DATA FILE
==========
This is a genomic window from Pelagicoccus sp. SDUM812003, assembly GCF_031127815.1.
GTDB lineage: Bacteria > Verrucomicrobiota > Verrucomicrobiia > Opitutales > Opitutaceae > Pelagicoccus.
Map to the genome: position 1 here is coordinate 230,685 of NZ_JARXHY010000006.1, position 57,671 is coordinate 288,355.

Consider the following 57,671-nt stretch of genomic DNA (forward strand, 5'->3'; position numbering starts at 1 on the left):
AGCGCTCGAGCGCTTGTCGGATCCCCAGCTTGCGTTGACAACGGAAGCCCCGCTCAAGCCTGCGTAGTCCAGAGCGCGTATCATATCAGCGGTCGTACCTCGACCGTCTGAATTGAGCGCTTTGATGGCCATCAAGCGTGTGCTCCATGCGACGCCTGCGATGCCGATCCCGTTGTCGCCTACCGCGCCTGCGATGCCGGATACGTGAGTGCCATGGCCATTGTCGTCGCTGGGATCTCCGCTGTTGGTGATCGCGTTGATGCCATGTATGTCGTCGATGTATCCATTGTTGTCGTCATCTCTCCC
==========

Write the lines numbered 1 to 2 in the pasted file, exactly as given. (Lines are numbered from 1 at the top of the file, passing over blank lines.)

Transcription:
This is a genomic window from Pelagicoccus sp. SDUM812003, assembly GCF_031127815.1.
GTDB lineage: Bacteria > Verrucomicrobiota > Verrucomicrobiia > Opitutales > Opitutaceae > Pelagicoccus.